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The Computer Laboratory

Practice Paper 4 Question 15

In base 10, or decimal, we use the digits from 0 to 9 to represent any positive integer. In base 2, or binary, we use the digits from 0 to 1 to do the same. An integer is called a repunit (repeated unit) if it can be written in some base using only the digit 1. Find all \(n,p>0\) such that a binary repunit with \(n\) digits is equal (in value) to a decimal repunit with \(p\) digits. Prove your answer.

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Warm-up Questions

  1. What is the value of \(2222_3\) in base \(10?\)
  2. Let \(a\) be a number in base \(b\) with digits \(a_na_{n-1}\ldots a_0.\) Show that \(a \equiv a_0 \mod b.\)

Hints

  • Hint 1
    Which values of \(n\) and \(p\) work and which don't?
  • Hint 2
    Are there any constraints relating \(n\) and \(p?\)
  • Hint 3
    More specifically, pay attention to the number of digits used to express a number in base \(2\) compared to in base \(10.\)
  • Hint 4
    You should have found that \(n=p=1\) is a solution. If there are other solutions, could you try to establish a lower bound on \(p?\)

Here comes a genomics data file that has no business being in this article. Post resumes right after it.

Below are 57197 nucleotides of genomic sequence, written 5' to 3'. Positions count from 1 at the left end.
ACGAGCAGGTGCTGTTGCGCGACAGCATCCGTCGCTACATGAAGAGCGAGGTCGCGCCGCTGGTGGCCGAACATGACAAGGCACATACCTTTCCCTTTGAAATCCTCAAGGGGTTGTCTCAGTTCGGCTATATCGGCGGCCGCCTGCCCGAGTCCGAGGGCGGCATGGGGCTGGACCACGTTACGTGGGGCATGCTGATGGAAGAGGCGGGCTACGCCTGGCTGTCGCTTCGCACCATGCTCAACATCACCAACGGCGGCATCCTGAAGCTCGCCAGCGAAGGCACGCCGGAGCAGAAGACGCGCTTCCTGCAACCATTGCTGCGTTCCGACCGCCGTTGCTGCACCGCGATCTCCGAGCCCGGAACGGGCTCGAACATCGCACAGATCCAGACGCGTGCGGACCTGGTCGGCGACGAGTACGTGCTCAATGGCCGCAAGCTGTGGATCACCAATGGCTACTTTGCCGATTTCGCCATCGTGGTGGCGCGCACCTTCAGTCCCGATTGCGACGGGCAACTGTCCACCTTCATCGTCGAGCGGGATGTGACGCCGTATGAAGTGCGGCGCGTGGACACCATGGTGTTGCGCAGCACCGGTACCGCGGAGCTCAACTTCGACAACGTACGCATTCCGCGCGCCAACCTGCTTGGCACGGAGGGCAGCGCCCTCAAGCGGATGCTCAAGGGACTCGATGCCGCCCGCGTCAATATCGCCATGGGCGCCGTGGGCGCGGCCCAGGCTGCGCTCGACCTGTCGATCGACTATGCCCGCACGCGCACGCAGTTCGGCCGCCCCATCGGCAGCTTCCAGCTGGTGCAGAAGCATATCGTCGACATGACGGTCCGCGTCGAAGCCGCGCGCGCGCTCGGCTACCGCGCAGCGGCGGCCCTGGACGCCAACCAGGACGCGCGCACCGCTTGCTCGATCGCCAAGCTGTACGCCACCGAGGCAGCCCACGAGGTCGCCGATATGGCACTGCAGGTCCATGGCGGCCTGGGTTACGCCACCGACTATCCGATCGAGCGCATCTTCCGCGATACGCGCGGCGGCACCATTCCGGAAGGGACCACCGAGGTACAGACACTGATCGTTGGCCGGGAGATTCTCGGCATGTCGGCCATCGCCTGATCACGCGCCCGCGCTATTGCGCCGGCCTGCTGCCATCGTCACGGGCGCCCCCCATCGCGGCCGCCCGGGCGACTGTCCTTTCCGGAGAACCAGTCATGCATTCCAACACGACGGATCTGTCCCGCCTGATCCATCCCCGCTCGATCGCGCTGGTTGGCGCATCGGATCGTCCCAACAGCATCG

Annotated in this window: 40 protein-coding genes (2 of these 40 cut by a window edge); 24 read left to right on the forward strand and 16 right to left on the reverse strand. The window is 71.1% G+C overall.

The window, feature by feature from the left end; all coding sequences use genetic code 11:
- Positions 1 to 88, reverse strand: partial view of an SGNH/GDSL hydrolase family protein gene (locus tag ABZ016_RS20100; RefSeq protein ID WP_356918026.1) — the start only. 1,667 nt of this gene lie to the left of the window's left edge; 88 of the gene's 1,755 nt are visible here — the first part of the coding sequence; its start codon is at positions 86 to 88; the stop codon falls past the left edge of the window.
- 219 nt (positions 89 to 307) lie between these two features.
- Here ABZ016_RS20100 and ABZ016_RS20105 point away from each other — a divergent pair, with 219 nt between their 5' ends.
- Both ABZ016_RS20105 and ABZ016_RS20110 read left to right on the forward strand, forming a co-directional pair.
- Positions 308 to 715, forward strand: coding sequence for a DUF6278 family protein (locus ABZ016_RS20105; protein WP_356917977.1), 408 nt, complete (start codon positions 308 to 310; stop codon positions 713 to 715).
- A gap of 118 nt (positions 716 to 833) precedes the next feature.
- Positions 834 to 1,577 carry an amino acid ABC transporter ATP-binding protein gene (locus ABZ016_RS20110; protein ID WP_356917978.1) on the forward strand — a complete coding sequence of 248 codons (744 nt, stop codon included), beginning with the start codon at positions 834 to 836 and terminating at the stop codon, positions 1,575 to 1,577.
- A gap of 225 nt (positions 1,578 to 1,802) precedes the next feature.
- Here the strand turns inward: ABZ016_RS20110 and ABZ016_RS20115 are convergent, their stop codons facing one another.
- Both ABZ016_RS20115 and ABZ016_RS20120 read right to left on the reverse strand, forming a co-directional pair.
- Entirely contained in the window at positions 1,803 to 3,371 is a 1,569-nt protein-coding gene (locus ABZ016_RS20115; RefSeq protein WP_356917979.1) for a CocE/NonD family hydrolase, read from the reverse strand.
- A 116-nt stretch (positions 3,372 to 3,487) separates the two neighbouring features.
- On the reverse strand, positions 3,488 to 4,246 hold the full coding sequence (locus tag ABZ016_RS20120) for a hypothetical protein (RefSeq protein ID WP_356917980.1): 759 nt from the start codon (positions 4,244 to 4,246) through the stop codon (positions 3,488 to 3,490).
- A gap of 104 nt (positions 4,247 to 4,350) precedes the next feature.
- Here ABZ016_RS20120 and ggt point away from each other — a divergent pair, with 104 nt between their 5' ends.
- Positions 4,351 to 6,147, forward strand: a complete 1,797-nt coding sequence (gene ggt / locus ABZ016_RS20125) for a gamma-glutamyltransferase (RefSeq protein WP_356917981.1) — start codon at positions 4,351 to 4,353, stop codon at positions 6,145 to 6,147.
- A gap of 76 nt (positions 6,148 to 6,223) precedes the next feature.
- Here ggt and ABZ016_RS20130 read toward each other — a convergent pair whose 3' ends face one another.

• Hint 5
    Are any other solutions? Could you prove your hypothesis?
  • Hint 6
    How can you mathematically express that "a binary repunit with \(n\) digits is equal in value to a decimal repunit with \(p\) digits"?
  • Hint 7
    ... as an equality of two geometric series?
  • Hint 8
    Have you tried simplifying and rearranging the expression into a form which you can apply your constraints to get a contradiction?

Solution

We can easily see that \(n=p=1\) works. What about other values? We can also see that \(n>p,\) since any number greater than \(1\) needs more binary digits than base \(10\) digits to be represented.

By inspection it's also clear that \(p=2,3\) would not work since those are the decimal repunits \(11\) and \(111,\) neither of which are equal to any binary repunits. The closest are \(111_2=8\) and \(1111111_2=127.\) Therefore \(p>3.\)

The original condition can be written as \(\sum_{i=0}^{n-1}2^i=\sum_{i=0}^{p-1}10^i,\) which gives \(2^n-1=\) \({(10^p-1) \over 9}.\) We can rearrange this to get \(9\cdot2^{n-p}-5^p=2^{3-p}.\)

Together with the above conditions, \(n>p\) and \(p>3,\) we get a contradiction, since \(2^{3-p}\) is a rational less than 1 and \(9\cdot2^{n-p}-5^p\) is an integer. Therefore \(n=p=1\) is the only solution.

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